The Priory of the Orange Tree, by Samantha Shannon. “I do not sleep because I am not only afraid of the monsters at my door, but also of the monsters my own mind can conjure. The ones that live within.”
The Last Smile in Sunder City, by Luke Arnold. “I like books. They’re quiet, dignified and absolute. A man might falter but his words, once written, will hold.”
The Long Way to a Small Angry Planet, by Becky Chamber. “We cannot blame ourselves for the wars our parents start. Sometimes the very best thing we can do is walk away.”
I didn’t love all those books, but those quotes capture something that did work for me from each!
Greetings, folks! This weekend’s roundup has been delayed by extreme laziness during my holiday (although laziness is perhaps the wrong word when I spent ~2.5 hours climbing up onto the moors today). How’s everyone?
Invisible Women: Data Bias in a World Designed for Men, Caroline Criado-Perez
I was somewhat hesitant to read this book. Caroline Criado-Perez became somewhat known during her campaign to ensure that Britain’s currency honoured at least one female figure (aside from the Queen), during which she endured a torrent of abuse. However, she’s also been accused of being a TERF (trans-exclusionary radical feminist), owing partly to a really rather bizarre rant complaining that she’s not cisgender. Since being “cis” is simple the counterpart of being trans (think Cisalpine and Transalpine Gaul, or cis and trans fats)… it’s a weird hill to decide to die on, though a certain branch of “feminism” has decided to find “cis” offensive as a term.
Anyway, I decided that it was important I read this anyway, partly to form my own opinion and partly because I think the topic of her book is important, so I got it from the library. And I’ll be clear: she’s not wrong in many of the things she asserts, for example that drugs are tested on men and not on women, and that this results in drug dosages being calibrated to the average man… and thus often failing entirely in women, or conversely proving to be harmful. Criado-Perez has example after example in which there is a clear tendency for people to a) bucket the vast array of human variation into two sexes, and b) ignore one of those two buckets anyway.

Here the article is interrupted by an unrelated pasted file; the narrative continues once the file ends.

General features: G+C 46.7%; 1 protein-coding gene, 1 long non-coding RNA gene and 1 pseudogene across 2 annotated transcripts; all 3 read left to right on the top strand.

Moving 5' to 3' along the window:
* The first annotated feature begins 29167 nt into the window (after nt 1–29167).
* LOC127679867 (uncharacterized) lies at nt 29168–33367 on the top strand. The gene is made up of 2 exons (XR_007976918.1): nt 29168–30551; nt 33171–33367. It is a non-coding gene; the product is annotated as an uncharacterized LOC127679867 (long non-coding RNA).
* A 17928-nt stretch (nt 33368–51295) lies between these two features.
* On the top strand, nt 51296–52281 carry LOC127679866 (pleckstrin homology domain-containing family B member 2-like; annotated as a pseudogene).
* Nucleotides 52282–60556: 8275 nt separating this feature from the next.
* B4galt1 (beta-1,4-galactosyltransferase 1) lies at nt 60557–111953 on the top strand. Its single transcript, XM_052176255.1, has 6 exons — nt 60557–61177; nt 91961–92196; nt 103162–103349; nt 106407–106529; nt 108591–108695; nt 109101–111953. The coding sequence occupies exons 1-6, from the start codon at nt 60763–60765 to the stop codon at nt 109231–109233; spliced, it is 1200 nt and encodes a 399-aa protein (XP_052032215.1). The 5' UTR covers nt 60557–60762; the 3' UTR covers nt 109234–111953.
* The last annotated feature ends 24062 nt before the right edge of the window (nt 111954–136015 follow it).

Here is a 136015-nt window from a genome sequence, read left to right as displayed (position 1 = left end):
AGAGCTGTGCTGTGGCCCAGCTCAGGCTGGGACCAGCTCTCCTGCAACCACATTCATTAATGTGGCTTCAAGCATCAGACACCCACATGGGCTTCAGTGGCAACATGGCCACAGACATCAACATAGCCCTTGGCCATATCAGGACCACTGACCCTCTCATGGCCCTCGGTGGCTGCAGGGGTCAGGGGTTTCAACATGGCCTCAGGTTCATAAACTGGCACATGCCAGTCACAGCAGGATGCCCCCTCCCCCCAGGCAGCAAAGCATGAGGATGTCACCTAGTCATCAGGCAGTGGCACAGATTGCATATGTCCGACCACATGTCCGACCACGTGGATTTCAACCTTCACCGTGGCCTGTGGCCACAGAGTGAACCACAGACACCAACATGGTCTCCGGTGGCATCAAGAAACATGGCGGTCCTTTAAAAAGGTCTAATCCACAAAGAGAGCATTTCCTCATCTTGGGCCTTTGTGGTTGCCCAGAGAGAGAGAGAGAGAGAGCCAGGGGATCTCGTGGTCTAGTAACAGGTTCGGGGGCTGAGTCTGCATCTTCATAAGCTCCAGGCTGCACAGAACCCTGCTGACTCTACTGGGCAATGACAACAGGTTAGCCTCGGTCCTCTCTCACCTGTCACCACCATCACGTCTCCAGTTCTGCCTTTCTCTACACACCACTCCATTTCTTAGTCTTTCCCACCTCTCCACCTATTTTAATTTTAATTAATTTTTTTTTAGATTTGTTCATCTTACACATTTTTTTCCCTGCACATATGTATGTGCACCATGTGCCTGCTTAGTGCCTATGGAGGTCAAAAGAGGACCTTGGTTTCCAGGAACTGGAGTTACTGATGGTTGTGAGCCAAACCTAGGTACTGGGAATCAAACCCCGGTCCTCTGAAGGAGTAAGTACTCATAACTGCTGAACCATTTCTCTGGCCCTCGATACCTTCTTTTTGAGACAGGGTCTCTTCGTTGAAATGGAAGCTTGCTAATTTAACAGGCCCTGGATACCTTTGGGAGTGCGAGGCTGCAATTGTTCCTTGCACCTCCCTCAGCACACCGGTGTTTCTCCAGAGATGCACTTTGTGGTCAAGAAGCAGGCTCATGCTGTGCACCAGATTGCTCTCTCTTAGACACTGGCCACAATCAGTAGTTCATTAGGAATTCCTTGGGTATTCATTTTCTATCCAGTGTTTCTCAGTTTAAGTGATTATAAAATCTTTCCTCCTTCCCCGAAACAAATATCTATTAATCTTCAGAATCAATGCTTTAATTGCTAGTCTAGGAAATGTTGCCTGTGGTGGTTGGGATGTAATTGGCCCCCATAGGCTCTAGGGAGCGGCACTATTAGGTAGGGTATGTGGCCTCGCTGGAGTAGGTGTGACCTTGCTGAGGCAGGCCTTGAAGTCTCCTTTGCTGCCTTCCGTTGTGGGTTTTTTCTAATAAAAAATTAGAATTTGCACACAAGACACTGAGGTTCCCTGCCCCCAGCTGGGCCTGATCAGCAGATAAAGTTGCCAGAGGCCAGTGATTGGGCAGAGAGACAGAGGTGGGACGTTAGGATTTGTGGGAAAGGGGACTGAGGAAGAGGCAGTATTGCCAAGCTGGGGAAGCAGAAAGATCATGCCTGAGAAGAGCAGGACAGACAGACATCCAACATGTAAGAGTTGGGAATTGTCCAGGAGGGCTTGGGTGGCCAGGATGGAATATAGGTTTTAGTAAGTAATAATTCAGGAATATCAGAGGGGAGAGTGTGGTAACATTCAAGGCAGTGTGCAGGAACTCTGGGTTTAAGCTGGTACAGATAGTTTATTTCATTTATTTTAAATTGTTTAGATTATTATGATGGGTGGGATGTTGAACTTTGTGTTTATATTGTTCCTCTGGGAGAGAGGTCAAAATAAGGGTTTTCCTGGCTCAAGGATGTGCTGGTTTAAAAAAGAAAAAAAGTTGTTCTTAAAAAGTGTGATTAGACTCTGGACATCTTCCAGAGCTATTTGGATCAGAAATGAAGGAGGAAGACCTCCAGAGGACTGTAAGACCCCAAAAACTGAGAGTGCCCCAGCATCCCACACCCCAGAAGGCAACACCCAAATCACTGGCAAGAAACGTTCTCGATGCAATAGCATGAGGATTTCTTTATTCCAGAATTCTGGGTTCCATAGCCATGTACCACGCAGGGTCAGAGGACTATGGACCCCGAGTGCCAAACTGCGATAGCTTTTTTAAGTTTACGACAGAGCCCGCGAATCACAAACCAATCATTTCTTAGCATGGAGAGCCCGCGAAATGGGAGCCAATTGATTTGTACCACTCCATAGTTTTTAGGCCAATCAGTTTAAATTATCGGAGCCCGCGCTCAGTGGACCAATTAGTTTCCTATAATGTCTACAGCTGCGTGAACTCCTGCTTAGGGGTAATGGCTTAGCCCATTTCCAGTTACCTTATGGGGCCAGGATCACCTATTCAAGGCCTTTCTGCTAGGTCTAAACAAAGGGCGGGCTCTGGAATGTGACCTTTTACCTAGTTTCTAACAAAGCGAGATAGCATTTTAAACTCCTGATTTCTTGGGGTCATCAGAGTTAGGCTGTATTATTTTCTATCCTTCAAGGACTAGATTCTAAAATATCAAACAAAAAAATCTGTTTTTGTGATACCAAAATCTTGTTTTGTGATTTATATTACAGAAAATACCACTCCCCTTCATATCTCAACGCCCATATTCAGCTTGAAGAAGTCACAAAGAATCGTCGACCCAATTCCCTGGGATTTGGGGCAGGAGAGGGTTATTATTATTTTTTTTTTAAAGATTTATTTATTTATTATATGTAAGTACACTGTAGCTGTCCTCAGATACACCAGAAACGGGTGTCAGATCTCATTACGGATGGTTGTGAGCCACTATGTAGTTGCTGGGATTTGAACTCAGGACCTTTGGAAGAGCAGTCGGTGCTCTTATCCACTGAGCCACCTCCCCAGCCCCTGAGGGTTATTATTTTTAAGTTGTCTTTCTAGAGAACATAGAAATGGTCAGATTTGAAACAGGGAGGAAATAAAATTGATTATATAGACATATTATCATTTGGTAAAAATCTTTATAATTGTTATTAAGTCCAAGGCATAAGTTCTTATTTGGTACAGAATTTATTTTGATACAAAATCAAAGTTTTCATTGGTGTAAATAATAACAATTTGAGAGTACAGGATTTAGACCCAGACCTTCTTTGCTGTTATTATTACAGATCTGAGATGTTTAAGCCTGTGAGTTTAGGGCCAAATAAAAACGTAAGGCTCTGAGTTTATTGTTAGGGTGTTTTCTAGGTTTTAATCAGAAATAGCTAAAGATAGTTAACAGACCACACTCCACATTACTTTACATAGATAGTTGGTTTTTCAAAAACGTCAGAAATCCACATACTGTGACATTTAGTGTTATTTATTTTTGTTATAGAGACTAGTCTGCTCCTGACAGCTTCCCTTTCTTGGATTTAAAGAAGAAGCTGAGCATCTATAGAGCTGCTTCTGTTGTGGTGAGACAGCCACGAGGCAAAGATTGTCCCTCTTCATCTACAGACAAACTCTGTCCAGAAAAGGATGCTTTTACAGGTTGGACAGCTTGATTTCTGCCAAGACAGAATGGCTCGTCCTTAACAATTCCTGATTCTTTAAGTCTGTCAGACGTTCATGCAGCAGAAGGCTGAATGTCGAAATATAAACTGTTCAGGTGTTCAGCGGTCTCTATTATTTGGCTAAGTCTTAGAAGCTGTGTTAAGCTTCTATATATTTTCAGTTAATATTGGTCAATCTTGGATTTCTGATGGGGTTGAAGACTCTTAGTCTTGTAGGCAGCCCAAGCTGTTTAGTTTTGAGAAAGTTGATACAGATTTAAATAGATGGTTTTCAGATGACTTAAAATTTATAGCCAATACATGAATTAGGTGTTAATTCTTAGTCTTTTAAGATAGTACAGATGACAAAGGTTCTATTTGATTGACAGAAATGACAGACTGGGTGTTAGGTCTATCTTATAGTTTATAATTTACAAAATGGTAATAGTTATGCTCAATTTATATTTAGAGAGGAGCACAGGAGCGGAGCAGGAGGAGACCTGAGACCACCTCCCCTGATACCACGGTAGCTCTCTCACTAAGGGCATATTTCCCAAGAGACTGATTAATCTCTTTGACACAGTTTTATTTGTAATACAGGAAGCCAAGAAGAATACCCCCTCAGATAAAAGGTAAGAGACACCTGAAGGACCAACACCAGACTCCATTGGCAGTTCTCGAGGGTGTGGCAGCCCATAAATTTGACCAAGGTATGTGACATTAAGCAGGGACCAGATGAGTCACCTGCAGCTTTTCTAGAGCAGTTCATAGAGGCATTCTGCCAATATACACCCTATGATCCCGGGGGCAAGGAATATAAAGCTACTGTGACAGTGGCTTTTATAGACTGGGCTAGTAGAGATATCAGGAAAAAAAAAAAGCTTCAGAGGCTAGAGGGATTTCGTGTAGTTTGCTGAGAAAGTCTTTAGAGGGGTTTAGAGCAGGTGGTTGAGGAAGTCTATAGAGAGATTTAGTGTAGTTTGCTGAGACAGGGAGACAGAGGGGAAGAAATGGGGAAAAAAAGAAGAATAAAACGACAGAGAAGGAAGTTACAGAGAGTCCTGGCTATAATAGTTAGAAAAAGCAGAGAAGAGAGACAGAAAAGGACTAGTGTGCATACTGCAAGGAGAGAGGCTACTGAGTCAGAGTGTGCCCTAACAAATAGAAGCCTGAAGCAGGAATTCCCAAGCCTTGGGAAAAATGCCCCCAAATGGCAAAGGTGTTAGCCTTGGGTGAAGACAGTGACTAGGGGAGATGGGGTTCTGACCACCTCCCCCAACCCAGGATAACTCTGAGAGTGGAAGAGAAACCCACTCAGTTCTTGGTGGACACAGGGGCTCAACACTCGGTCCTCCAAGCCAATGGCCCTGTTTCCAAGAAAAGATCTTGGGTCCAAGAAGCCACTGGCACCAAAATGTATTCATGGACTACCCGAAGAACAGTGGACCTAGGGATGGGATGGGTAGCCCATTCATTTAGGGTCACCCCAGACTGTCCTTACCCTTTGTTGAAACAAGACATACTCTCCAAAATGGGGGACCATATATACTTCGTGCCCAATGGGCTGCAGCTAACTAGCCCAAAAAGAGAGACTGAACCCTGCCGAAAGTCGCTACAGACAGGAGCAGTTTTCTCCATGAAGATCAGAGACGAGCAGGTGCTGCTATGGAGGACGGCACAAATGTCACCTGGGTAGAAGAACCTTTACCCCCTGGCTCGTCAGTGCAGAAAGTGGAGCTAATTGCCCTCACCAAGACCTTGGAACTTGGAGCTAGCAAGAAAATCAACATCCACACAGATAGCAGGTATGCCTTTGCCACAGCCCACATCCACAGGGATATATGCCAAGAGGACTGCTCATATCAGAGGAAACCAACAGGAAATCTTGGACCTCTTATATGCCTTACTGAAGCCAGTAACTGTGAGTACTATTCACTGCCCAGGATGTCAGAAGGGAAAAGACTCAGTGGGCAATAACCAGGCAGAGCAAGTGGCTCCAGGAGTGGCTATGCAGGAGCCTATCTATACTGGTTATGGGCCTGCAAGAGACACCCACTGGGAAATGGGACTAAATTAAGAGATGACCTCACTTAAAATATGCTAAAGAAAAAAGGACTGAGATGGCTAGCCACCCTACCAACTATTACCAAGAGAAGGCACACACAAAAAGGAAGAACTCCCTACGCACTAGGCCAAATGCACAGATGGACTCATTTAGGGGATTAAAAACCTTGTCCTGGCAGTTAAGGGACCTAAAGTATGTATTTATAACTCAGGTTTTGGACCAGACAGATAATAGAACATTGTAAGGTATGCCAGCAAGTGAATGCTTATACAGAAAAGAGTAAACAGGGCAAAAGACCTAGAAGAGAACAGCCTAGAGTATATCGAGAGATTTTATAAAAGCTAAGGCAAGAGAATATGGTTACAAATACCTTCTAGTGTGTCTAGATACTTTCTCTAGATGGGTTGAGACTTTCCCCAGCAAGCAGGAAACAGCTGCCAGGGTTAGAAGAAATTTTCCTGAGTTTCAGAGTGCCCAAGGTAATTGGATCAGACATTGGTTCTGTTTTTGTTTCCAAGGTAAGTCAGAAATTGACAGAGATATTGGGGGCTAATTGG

Unfortunately, she’s all on board with a). She critiques things as if those buckets are real things, rather than acknowledging that despite those fairly robust-looking buckets, within them there is still a great deal of variation, and between them there is great overlap. I was going to say that it would not shock me at all to learn that the differing causes of intersex development each have different impacts on response to drugs — but it would be more accurate to say that I’d be pretty flabbergasted if it weren’t the case. This makes her examples of the “gender data gap” overly simplistic when she discusses it as it relates to medical interventions, though a layperson might well not notice. To me, that’s a problem in itself. It’s far too easy to come away with the impression that there’s two kinds of people in the world, men (who have XY chromosomes and “male” bodies) and women (who have XX chromosomes and “female” bodies).
For someone who is reading this book without really being interested in trans issues, so much of what she says will just be taken as read. Since she’s critiquing a very binary society, it will fit very well within what people understand. I think she could’ve unpicked this a lot more, and that it’s a particular problem when she embroiders on how women would be much better at handling x or y because they are inherently more caring and drawn to compromise. There’s a lot of critique of that ‘women are from Venus, men are from Mars’ attitude in science as well. Figuring out how best to handle all this is not served by blithely accepting sex differences as being a stark divide between male and female, either.